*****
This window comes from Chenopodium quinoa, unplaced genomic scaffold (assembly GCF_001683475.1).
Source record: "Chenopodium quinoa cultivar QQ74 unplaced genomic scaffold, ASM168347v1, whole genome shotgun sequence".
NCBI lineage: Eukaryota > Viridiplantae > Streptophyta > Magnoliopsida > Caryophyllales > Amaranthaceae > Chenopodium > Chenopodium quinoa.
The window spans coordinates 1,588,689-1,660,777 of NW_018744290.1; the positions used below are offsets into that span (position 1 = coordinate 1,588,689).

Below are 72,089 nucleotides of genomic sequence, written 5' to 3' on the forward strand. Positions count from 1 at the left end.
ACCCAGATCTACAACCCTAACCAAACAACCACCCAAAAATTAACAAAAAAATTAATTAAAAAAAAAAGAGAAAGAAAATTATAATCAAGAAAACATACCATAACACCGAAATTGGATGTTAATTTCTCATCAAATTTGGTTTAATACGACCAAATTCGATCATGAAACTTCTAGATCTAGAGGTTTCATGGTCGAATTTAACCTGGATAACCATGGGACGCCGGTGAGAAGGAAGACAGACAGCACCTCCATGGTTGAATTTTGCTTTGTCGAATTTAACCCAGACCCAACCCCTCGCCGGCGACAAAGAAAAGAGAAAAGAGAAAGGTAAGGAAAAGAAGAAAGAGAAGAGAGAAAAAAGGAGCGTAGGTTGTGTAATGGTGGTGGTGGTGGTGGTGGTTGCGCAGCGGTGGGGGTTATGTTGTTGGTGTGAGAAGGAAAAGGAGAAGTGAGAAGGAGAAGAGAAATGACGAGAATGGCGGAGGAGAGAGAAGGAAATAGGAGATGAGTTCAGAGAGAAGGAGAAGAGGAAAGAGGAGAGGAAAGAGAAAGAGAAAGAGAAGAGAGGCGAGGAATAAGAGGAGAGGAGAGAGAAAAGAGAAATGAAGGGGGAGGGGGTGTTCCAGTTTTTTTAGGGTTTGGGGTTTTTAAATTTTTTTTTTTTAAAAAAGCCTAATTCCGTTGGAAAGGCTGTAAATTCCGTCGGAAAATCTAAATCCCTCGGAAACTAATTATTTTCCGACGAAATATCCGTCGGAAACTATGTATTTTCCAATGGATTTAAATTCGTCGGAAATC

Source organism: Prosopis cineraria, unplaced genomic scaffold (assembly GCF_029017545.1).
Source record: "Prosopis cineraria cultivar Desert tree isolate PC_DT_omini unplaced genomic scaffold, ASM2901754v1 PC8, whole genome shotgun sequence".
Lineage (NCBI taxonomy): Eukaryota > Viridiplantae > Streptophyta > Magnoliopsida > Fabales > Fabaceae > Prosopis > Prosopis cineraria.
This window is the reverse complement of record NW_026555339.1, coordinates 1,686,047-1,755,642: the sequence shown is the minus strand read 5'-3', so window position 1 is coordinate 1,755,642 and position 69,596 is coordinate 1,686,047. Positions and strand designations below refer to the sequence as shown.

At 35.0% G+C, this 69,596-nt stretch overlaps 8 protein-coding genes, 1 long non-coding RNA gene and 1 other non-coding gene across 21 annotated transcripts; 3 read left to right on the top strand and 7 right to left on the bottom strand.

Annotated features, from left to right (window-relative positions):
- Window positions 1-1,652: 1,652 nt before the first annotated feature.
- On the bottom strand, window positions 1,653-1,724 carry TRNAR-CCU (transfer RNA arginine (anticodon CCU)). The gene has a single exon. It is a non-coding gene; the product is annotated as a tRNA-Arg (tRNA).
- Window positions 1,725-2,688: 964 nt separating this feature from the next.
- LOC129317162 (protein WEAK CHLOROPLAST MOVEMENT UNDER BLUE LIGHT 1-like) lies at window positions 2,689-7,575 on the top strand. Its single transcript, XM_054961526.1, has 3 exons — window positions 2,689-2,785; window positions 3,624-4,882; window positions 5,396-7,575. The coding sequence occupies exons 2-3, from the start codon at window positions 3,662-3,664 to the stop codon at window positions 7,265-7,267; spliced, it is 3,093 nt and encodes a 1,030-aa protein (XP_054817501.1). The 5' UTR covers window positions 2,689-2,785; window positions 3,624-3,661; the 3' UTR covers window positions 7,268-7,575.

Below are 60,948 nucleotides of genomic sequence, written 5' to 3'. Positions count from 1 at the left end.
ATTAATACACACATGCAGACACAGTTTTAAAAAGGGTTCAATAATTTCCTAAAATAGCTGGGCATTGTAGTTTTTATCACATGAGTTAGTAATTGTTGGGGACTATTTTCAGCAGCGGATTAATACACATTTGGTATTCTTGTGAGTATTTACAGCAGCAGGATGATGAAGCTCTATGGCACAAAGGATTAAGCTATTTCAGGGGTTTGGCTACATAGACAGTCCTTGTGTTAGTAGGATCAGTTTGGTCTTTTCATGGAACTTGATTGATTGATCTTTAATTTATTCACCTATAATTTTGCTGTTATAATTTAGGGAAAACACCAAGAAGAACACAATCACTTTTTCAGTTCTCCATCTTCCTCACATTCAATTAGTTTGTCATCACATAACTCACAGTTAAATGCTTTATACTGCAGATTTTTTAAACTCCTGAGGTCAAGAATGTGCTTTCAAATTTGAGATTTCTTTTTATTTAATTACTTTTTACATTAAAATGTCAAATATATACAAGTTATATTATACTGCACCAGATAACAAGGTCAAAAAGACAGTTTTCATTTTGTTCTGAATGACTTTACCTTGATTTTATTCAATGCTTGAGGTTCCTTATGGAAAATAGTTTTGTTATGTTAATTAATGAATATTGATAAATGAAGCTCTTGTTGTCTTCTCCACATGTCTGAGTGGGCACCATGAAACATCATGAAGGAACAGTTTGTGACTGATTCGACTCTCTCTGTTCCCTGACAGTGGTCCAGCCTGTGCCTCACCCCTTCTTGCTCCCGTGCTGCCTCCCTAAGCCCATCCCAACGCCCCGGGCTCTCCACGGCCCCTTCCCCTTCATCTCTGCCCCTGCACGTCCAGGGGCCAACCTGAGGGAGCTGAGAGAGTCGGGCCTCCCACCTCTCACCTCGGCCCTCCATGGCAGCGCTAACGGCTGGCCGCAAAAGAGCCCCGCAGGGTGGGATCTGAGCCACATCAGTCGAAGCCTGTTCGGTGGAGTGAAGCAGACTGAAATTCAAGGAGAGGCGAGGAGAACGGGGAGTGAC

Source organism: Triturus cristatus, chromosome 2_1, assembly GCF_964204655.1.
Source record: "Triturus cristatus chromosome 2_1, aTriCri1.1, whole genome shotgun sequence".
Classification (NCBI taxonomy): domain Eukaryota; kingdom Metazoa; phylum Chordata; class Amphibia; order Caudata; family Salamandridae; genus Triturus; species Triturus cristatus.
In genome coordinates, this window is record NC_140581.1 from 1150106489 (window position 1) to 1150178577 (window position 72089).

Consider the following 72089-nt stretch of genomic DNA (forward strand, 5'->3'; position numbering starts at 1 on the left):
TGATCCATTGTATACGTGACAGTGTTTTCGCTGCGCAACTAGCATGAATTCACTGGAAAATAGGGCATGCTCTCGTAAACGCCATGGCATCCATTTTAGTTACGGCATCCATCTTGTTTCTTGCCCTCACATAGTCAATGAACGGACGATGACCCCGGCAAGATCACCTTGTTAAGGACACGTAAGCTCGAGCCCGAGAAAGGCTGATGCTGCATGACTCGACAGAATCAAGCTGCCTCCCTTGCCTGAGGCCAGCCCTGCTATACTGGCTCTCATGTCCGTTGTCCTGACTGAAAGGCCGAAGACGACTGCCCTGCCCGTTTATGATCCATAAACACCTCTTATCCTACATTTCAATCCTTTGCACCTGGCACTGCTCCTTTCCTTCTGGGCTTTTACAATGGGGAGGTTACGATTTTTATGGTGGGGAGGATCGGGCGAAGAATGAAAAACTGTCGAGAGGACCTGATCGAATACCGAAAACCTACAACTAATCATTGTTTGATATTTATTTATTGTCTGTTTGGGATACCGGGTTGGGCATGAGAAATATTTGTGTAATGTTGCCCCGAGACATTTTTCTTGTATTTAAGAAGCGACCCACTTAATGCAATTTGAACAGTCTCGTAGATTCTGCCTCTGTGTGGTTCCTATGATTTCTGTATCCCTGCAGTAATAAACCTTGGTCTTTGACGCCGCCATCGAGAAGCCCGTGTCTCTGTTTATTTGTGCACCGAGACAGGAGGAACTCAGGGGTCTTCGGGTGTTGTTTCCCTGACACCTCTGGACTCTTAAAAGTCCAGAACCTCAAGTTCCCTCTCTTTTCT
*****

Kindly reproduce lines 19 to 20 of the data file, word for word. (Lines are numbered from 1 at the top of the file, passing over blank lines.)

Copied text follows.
Source organism: Triturus cristatus, chromosome 2_1, assembly GCF_964204655.1.
Source record: "Triturus cristatus chromosome 2_1, aTriCri1.1, whole genome shotgun sequence".